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E-Mail Server Update

Quite a while ago I wrote about my use of the OSX Server application as I was one of the few remaining people on the internet dumb enough to run my own E-Mail server. Operating this service mostly for myself has taught me a lot which allows me to confidently approach certain problems while helping to develop & run Guardian’s many backend services today for our customers. The broken Mac mini resides on my desk to this day as a reminder of where this journey started.
After shopping around many E-Mail server options, I ultimately landed on Mailcow and I could not be happier about it! Using Docker to solve the problem of making the various components talk to each other was quite intimidating to me at first, as I was afraid about the networking aspect of it all. It turns out though that the maintainers of the project have done a phenomenal job of getting all the various pieces to talk to each other and effortlessly upgrade to newer versions. I suspect the project’s use of Docker is how it was imagined to be used by it’s creators and Mailcow’s setup has become my personal measuring stick whenever I see others trying to leverage Docker as a growth-hacking-problem-abstraction-layer.

Out with the old

As part of my yearly tradition of tinkering with my own hardware over the holiday season I decided that this year was going to be the year to upgrade the servers hardware. I settled on jumping from an Intel i5 6600 to an AMD Ryzen 5 5600G, alongside a new motherboard, new faster RAM etc…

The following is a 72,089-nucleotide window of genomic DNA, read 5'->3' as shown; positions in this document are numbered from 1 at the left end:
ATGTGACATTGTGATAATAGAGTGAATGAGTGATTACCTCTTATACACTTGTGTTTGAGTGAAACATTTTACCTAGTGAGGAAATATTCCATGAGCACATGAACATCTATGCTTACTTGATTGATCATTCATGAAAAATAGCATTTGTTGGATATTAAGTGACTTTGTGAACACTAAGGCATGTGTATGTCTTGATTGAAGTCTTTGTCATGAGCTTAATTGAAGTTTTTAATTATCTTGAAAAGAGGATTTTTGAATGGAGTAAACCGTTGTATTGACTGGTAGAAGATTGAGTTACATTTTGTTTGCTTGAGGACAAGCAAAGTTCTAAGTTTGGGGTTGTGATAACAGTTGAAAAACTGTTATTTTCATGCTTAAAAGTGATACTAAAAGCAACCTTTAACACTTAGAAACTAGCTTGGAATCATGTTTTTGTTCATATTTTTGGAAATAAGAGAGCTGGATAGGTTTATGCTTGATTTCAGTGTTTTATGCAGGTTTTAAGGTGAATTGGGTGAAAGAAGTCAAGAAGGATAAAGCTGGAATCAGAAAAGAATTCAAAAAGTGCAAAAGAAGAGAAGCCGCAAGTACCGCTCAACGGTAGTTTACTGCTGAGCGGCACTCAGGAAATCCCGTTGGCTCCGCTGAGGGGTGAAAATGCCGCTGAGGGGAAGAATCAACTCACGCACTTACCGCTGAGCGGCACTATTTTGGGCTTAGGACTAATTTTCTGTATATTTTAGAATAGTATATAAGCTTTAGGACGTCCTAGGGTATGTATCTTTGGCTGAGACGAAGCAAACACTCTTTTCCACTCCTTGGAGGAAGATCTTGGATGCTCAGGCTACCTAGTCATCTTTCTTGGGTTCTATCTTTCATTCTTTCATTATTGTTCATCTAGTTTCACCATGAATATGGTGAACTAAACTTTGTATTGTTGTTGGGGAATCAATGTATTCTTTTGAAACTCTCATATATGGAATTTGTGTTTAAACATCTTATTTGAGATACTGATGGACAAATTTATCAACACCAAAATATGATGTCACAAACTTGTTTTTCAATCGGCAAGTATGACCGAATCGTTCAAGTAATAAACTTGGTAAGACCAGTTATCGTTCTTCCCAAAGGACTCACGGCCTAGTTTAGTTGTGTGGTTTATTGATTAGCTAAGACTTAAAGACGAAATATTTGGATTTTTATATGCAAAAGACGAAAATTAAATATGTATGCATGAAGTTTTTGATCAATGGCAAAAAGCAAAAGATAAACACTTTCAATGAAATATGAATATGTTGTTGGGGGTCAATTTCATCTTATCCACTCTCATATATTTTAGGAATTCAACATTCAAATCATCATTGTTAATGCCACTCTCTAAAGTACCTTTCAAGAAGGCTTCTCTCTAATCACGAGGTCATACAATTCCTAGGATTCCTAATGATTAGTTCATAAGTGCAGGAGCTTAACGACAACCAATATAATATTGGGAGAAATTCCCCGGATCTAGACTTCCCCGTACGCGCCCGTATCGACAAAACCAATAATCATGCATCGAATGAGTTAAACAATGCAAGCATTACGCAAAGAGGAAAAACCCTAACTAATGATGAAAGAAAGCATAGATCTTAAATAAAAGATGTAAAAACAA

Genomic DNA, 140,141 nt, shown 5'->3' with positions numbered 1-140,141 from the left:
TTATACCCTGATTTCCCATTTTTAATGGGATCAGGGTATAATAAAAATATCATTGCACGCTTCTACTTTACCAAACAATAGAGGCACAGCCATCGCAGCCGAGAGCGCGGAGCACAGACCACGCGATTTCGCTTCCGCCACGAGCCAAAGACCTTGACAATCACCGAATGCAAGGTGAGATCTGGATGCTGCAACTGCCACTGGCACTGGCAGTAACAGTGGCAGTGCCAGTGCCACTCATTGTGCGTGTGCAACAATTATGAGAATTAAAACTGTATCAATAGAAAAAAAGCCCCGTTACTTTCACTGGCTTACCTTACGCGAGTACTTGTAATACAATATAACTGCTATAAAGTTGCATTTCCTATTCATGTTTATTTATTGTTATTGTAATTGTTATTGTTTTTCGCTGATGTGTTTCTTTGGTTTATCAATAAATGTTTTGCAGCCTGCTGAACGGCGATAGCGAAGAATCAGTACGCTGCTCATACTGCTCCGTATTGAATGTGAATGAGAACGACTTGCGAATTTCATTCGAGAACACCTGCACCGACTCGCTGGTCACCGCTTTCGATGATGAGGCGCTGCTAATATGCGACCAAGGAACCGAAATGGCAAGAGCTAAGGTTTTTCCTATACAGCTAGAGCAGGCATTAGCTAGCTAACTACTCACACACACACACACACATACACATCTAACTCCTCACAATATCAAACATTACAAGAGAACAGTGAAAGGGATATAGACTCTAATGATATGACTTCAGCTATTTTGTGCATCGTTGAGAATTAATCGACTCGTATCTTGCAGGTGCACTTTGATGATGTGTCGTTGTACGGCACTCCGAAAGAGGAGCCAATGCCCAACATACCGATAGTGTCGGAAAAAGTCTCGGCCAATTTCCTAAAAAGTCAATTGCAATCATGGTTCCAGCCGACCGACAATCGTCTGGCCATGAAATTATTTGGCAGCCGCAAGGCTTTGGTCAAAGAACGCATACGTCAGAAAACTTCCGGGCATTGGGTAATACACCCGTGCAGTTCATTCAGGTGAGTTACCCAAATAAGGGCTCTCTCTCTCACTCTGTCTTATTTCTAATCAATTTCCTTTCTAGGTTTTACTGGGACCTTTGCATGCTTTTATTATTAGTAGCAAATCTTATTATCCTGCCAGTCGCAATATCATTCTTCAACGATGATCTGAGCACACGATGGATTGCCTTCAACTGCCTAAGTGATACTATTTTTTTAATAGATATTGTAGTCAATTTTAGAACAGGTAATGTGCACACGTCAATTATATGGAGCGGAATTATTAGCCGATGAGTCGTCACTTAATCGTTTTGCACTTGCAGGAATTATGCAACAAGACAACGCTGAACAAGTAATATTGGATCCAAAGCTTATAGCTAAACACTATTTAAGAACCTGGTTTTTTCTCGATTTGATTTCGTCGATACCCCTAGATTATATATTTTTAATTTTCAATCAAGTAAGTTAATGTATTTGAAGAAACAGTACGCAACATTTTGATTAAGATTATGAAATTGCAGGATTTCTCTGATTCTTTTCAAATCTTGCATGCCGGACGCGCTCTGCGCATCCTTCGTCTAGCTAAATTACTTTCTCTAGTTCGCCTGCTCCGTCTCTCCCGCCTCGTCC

As part of the upgrade I had also decided to jump from running everything bare metal with the desktop variant of Ubuntu 22.04 LTS to Proxmox VE 8 as the primary operating system in order to leverage ZFS and mirrored boot drives as an operational safety net. I have been a ZFS advocate for a few years now and have been fortunate enough to have gained a lot of real world experience with this exact setup. ZFS is the real deal and I will go out of my way to recommend it whenever applicable!

The Mailcow server itself is running the server variant of Ubuntu 22.04 LTS inside a VM managed by Proxmox. All in all things are bit more folded into itself as I added yet another level of abstraction but the Linux Kernel virtualisation layer (KVM) is simply amazing, so none of that ended up giving me any trouble at all!
As part of the takedown preparation of the old server I ran a backup of the E-Mail inboxes itself with imapsync (link) followed by a complete backup with Mailcow’s backup-and-restore (link) script. The output of that script are a bunch of .tar.gz files as well as the Mailcow configuration file which I rsync’d to the new Mailcow VM. The same backup-and-restore script was run in the VM to restore a one-to-one copy of the old on the new server and I was back up and running within a bit over an hour end-to-end.

No E-Mail client that interacts with my server appears to have noticed anything about the move, which has done nothing but push my confidence in the Mailcow toolchain even further. If you think about running your own E-Mail server for whatever reason, Mailcow would be my recommendation 10/10 times!
One key thing that I am still missing in Mailcow is the XAPPLEPUSHSERVICE which was a Apple created custom Dovecot extension in OSX Server, to enable you to send push notifications about new E-Mail to iOS’s So far the only other provider being able to do this has been Fastmail to my knowledge, but I am not entirely sure whether they support it anymore as I have not been able to get it to work recently with my Fastmail account.